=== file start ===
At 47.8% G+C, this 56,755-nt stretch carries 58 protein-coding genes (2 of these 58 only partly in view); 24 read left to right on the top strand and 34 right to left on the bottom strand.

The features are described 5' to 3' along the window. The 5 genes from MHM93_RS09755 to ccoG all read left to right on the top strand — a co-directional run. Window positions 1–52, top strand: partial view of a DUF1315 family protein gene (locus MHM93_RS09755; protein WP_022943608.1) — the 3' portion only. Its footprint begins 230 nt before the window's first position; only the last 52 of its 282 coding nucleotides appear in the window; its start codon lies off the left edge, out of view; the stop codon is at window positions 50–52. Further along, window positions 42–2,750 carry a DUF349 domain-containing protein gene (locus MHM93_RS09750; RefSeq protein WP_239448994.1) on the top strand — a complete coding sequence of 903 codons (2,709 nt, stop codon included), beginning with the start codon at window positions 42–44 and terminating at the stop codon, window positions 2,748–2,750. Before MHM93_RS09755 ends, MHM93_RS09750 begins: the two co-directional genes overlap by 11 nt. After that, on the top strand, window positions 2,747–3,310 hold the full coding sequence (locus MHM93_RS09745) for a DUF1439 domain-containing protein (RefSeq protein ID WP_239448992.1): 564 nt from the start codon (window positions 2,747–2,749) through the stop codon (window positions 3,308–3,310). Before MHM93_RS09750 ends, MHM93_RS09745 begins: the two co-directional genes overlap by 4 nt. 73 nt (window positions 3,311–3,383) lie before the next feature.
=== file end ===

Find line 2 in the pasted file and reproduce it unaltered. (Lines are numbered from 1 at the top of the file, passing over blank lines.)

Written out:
The features are described 5' to 3' along the window. The 5 genes from MHM93_RS09755 to ccoG all read left to right on the top strand — a co-directional run. Window positions 1–52, top strand: partial view of a DUF1315 family protein gene (locus MHM93_RS09755; protein WP_022943608.1) — the 3' portion only. Its footprint begins 230 nt before the window's first position; only the last 52 of its 282 coding nucleotides appear in the window; its start codon lies off the left edge, out of view; the stop codon is at window positions 50–52. Further along, window positions 42–2,750 carry a DUF349 domain-containing protein gene (locus MHM93_RS09750; RefSeq protein WP_239448994.1) on the top strand — a complete coding sequence of 903 codons (2,709 nt, stop codon included), beginning with the start codon at window positions 42–44 and terminating at the stop codon, window positions 2,748–2,750. Before MHM93_RS09755 ends, MHM93_RS09750 begins: the two co-directional genes overlap by 11 nt. After that, on the top strand, window positions 2,747–3,310 hold the full coding sequence (locus MHM93_RS09745) for a DUF1439 domain-containing protein (RefSeq protein ID WP_239448992.1): 564 nt from the start codon (window positions 2,747–2,749) through the stop codon (window positions 3,308–3,310). Before MHM93_RS09750 ends, MHM93_RS09745 begins: the two co-directional genes overlap by 4 nt. 73 nt (window positions 3,311–3,383) lie before the next feature.